We are going to take a look at some tools from the Vanguard site (Vanguard is an investment company, one of many). They have some useful charts and interactive goodies on their site:
Lets break that down, the first section is about risk:
Here you can use the slider to see how a mix of bonds, cash and equities would have been affected by volatility in the markets from 1929 to 2008.
Play with the sliders there, you can see how you would have done if you were in 100% bonds, or 100% equities, or any combination of equities, bonds and cash.
How to strike a balance
For investors, risk comes in many forms. There's the risk of a downturn in stock prices. There's the risk that inflation will erode an asset's purchasing power. There's the risk of political instability affecting international markets. And so on.
Achieving long-term financial goals means accepting the trade-off between risk and reward, and understanding the historical patterns that have gone along with the three primary asset classes. Stocks, historically, have offered higher long-term returns than bonds or cash, but they've also carried more risk. Bonds have offered higher returns, with more risk, than cash. Cash has provided a measure of stability, but money that's stuffed in your mattress nets zero return and will probably fail to keep pace with inflation. Paradoxically, taking a conservative approach to market risk may expose you to a high degree of purchasing power risk.
Fundamentally, how you allocate your assets among stocks, bonds, and cash depends on how much risk you're willing to take for an expected return. And that depends on why you're investing, and when you need your money.
So, what's the right way to divvy up your portfolio? You'll need to answer three basic questions:
1. What are your goals and time frame?
To manage risk effectively, first establish your goals. (Are you saving for retirement or a vacation? Or both?) Next, set a reasonable time period to reach them. Generally, the longer your time frame, the more money you can consider allocating to stocks and stock funds, which have had the greatest long-term potential for growth.
For near-term goals—those less than a year away—think about conservative cash investments, such as a money market fund. On the other hand, if you're saving for something a little farther out, such as a down payment on a house with a time frame of three years, give some thought to lower-risk assets like short-term bonds. If you're looking even further down the road to retirement, you may be able to afford to invest more aggressively in stocks—as long as you're willing to accept the added risk.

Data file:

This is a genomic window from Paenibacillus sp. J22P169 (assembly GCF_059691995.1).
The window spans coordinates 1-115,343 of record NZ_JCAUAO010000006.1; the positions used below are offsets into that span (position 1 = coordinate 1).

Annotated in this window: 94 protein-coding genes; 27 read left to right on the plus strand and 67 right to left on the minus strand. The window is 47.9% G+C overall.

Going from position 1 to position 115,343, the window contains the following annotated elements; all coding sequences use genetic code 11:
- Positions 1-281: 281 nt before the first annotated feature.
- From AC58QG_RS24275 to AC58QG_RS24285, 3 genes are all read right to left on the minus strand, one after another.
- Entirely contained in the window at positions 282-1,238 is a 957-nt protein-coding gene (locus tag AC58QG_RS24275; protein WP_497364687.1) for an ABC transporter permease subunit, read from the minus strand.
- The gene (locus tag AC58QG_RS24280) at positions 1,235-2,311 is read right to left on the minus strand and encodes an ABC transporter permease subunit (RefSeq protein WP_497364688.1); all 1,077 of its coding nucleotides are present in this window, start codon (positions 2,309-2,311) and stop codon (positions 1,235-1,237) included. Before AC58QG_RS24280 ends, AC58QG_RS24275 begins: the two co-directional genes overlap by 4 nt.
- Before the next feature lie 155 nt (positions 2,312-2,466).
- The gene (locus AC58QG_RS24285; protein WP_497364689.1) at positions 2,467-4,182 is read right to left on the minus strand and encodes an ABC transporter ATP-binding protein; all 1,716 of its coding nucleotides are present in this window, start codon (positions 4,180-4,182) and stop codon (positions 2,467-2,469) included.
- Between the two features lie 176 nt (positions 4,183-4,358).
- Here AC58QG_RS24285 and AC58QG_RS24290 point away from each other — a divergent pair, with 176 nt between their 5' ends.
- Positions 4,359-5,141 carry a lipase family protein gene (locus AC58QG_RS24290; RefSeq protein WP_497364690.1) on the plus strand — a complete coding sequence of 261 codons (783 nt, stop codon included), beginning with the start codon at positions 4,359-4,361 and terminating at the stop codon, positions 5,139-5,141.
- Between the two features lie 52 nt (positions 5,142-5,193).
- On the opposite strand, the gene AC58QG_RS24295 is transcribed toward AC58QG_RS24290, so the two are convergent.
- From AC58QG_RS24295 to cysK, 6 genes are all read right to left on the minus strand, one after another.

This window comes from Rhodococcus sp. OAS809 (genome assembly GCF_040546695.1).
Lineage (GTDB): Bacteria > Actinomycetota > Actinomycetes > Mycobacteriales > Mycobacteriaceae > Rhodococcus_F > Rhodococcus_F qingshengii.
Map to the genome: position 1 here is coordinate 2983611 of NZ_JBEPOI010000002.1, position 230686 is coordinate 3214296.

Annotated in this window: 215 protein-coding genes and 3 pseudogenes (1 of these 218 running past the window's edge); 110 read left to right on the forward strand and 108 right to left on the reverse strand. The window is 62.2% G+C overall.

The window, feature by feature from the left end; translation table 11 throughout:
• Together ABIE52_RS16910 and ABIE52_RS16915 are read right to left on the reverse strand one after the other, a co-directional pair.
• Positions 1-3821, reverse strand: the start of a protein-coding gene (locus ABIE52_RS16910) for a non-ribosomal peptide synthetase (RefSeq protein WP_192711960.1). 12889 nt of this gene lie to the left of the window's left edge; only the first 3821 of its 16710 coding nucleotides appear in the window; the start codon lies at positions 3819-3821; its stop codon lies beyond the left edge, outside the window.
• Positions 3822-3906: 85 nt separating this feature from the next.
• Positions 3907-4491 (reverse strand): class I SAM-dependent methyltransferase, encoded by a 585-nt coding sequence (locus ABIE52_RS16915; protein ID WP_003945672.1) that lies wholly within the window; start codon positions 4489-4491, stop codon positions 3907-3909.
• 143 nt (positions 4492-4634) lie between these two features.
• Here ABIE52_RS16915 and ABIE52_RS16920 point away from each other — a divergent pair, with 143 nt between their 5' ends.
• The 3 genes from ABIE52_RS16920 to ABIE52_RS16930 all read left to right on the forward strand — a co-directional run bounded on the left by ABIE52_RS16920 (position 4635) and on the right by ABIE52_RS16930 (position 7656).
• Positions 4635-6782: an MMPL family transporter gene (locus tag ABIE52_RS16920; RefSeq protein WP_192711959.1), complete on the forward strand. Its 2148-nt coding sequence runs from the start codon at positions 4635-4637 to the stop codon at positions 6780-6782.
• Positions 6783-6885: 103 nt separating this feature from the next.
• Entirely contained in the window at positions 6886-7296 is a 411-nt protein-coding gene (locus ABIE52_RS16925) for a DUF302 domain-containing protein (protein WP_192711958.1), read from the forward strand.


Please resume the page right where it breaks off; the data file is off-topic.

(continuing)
2. How well do you sleep at night?
Over the last 80 years, as you can see in the interactive illustration above, stocks have turned in the strongest overall long-term performance of all three asset classes—with some painful short-term setbacks along the way. To be a successful investor, you need to expect the unexpected and be prepared for bad days as well as good ones.
As the chart below shows, annual returns for stocks have fluctuated much more dramatically than for bonds and cash, ranging as high as +54% and as low as –43%. It's easy to handle the upside of stocks, but some investors would have trouble sleeping after a steep drop. While bonds haven't offered the same high reward potential as stocks overall, they generally haven't fallen as far either. That's why having a mix of stocks and bonds in your portfolio sometimes can lessen the severity of turbulence nightmares.
3. Are all your eggs in one basket?
You can further reduce your investment risk through diversification. That means spreading your assets around—across different asset classes, market sectors, capitalization levels, and countries.
An easy way to do this is by investing in mutual funds, which can provide exposure to hundreds of securities in one investment vehicle. You could build a fully diversified portfolio—one that encompasses multiple asset classes as well as a broad spectrum of securities within each class—by owning just one broadly diversified index fund. You can also invest in funds that focus on different market sectors, industries, countries, or market capitalizations (that is, sizes of the companies they're invested in).
Just bear in mind that no amount of diversification can guarantee you'll turn a profit or protect you from losses in a declining market.